Special Theory of Relativity and its Fundamental Postulates

Special Theory of Relativity and its Fundamental Postulates

Special Theory of Relativity and its Fundamental Postulates

The fundamental postulates: In 1905, famous scientist Albert Einstein introduced the special theory of relativity. This special relativity is based on the following two fundamental postulates. These two postulates are called fundamental postulates of the special theory of relativity. The two postulates are stated and discussed below.

First postulate: The first law of special relativity states that the laws of physics may be expressed in equations having the same form in all frames of reference moving at constant velocity with respect to one another.

Explanation: The frame of reference in which the first law of Newton’s laws of motion is applied is called inertial frame of reference. It any object is in inertia (stationary or moving), then its state will not change unless an external force is applied to it. According to this postulate if two observers are in linear motion at constant velocity, then any physical law will remain unchanged. Any inertial reference frame is as good as any other for expressing the laws of physics because the laws are same in all such frames.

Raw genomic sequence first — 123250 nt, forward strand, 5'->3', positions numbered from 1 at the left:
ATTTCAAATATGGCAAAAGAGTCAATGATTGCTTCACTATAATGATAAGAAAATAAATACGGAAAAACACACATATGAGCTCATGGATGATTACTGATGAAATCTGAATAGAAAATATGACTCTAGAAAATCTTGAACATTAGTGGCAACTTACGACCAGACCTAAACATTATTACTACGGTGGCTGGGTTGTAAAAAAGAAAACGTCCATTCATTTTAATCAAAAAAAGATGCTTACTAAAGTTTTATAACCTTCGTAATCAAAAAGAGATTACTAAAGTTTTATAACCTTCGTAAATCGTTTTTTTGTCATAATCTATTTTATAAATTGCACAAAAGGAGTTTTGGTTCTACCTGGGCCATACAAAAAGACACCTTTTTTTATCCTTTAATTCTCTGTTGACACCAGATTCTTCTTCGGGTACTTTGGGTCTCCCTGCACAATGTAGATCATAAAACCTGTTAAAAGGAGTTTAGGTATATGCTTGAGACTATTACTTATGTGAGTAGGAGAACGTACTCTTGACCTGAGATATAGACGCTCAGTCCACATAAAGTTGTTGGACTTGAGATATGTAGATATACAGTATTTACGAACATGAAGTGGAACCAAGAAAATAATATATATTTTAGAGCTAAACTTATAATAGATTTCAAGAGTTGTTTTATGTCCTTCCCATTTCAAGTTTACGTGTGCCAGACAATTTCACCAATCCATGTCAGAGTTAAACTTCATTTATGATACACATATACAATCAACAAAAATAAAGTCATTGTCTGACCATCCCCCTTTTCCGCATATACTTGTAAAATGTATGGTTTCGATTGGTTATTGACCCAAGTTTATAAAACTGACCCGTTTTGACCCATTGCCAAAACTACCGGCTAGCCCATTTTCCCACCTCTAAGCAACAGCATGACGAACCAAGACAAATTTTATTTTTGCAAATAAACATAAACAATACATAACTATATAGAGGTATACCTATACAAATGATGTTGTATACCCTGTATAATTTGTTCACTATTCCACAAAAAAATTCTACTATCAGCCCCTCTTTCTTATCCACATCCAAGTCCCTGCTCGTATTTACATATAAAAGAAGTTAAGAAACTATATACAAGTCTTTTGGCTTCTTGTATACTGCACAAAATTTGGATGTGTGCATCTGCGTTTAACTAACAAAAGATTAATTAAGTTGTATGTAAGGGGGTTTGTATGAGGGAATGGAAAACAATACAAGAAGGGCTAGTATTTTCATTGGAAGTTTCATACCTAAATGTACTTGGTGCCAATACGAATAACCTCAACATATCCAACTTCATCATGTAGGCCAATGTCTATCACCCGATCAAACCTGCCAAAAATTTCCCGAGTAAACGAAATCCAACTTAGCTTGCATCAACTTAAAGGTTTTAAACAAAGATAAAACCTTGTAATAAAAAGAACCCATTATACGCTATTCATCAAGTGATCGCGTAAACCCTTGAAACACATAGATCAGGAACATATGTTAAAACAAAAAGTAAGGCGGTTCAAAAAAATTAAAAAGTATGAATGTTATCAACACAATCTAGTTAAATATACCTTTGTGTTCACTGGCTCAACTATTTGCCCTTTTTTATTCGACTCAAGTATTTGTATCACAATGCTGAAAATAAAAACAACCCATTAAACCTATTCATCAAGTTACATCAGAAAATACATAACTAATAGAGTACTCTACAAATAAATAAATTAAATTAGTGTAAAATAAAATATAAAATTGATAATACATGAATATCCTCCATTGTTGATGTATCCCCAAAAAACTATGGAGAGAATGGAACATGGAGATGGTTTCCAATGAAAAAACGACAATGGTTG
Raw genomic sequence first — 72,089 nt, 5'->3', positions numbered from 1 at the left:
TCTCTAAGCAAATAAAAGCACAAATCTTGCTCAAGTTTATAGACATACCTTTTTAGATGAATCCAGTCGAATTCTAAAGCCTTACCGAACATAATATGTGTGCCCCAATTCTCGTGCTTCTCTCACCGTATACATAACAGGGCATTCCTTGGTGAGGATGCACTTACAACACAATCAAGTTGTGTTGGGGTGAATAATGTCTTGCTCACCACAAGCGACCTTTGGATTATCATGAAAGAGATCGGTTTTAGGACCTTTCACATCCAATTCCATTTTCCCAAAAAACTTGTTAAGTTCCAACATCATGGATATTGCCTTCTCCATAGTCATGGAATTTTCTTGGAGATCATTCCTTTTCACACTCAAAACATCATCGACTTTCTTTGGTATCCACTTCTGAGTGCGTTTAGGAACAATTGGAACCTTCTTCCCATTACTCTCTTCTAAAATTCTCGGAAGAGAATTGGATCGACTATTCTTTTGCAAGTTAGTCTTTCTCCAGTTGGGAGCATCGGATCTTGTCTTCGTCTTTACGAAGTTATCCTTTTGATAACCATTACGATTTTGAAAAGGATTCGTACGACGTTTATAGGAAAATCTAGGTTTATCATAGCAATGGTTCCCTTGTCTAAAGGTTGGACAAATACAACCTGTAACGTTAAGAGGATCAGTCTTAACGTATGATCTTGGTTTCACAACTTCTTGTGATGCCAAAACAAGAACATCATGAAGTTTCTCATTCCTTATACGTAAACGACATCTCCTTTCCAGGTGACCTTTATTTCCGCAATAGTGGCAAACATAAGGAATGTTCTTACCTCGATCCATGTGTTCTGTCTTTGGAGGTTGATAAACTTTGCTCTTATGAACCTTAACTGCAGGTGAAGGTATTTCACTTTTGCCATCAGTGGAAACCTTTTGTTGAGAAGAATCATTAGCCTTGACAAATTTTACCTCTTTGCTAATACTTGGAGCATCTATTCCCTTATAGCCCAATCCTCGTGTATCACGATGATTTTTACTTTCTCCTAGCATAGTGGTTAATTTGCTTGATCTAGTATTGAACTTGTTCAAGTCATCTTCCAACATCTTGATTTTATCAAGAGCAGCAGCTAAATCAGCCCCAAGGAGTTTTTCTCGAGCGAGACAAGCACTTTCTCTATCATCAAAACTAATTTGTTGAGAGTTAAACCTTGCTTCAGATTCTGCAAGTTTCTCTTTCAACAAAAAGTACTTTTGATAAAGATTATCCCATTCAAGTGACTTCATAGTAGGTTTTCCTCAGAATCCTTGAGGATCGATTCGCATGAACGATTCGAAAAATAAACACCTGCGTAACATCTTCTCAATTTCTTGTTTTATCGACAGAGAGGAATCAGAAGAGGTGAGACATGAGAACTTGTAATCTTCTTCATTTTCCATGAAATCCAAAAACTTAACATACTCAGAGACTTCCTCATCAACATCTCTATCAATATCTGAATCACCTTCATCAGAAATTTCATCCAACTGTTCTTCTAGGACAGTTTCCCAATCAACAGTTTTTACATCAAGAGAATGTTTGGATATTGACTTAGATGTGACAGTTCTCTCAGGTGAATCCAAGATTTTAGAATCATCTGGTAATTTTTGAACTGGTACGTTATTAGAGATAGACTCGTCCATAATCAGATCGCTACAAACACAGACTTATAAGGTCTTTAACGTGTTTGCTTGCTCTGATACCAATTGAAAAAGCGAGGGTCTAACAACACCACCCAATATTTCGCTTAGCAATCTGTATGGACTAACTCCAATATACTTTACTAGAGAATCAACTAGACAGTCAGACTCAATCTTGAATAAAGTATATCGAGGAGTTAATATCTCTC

Example: A passenger of a train which is moving at constant velocity cannot prove by doing any experiment inside the compartment whether the train is at rest or in motion. Results of all experiments of physics performed in the train, whether it is at rest or in uniform motion, will be same.

Second postulate: In the vacuum, the speed of light, measured in any inertial reference frame, always has the same value of ‘c’ to all observers. This speed does not depend on the direction of transmission of light and relative velocity of the source and the observer.

Explanation: Due to this postulate the existence of ether medium cannot be accepted at all. Before Einstein scientists believed that light traveled at the speed c only when measured with respect to the ether. According to this view, an observer moving relative to the ether would measure a speed for light that was slower or faster than ‘c’, depending on whether the observer moved with or against the light. But Michelson-Morley’s experiment and later on other experiments proved that speed of light did not depend on the motion of the observer relative to the source of the light. It is a constant.